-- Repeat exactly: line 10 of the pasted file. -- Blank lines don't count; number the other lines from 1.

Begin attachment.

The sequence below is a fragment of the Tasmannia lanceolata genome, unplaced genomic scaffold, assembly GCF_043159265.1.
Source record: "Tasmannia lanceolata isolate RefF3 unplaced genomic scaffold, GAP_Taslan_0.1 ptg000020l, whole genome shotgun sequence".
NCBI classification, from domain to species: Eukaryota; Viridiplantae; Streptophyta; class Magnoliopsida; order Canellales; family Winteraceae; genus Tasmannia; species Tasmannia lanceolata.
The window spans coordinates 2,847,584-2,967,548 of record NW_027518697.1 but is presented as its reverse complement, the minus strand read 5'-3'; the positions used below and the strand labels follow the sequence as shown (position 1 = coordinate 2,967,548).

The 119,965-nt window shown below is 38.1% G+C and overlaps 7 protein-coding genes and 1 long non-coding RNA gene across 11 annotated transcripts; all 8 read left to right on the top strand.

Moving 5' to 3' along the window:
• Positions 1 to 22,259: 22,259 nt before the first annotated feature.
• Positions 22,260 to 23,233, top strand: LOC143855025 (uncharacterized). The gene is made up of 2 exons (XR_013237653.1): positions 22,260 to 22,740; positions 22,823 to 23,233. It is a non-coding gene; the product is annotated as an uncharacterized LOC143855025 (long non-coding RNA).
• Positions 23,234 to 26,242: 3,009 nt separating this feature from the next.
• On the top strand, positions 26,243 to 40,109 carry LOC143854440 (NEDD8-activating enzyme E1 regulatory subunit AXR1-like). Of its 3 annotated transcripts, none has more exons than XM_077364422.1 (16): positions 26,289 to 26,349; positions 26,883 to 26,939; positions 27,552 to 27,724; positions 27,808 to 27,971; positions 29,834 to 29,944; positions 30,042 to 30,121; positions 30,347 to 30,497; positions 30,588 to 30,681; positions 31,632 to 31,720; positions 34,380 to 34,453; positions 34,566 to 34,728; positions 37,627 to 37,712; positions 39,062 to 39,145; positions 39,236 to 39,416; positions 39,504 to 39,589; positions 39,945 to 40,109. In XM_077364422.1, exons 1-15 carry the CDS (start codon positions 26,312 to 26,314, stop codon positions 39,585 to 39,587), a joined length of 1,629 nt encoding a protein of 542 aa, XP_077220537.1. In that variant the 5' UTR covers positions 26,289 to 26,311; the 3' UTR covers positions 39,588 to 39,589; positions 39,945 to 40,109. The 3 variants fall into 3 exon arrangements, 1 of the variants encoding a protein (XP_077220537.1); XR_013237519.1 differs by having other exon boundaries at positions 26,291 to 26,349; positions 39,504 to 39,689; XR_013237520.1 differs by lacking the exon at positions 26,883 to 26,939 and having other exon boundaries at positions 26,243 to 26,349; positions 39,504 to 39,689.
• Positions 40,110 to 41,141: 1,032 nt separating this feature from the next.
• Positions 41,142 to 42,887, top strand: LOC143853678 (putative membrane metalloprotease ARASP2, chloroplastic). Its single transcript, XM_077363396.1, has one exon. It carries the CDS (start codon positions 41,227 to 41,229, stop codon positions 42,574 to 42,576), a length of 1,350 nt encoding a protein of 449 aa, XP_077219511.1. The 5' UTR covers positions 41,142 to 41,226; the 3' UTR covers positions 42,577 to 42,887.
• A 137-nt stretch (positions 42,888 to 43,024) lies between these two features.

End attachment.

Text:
• On the top strand, positions 26,243 to 40,109 carry LOC143854440 (NEDD8-activating enzyme E1 regulatory subunit AXR1-like). Of its 3 annotated transcripts, none has more exons than XM_077364422.1 (16): positions 26,289 to 26,349; positions 26,883 to 26,939; positions 27,552 to 27,724; positions 27,808 to 27,971; positions 29,834 to 29,944; positions 30,042 to 30,121; positions 30,347 to 30,497; positions 30,588 to 30,681; positions 31,632 to 31,720; positions 34,380 to 34,453; positions 34,566 to 34,728; positions 37,627 to 37,712; positions 39,062 to 39,145; positions 39,236 to 39,416; positions 39,504 to 39,589; positions 39,945 to 40,109. In XM_077364422.1, exons 1-15 carry the CDS (start codon positions 26,312 to 26,314, stop codon positions 39,585 to 39,587), a joined length of 1,629 nt encoding a protein of 542 aa, XP_077220537.1. In that variant the 5' UTR covers positions 26,289 to 26,311; the 3' UTR covers positions 39,588 to 39,589; positions 39,945 to 40,109. The 3 variants fall into 3 exon arrangements, 1 of the variants encoding a protein (XP_077220537.1); XR_013237519.1 differs by having other exon boundaries at positions 26,291 to 26,349; positions 39,504 to 39,689; XR_013237520.1 differs by lacking the exon at positions 26,883 to 26,939 and having other exon boundaries at positions 26,243 to 26,349; positions 39,504 to 39,689.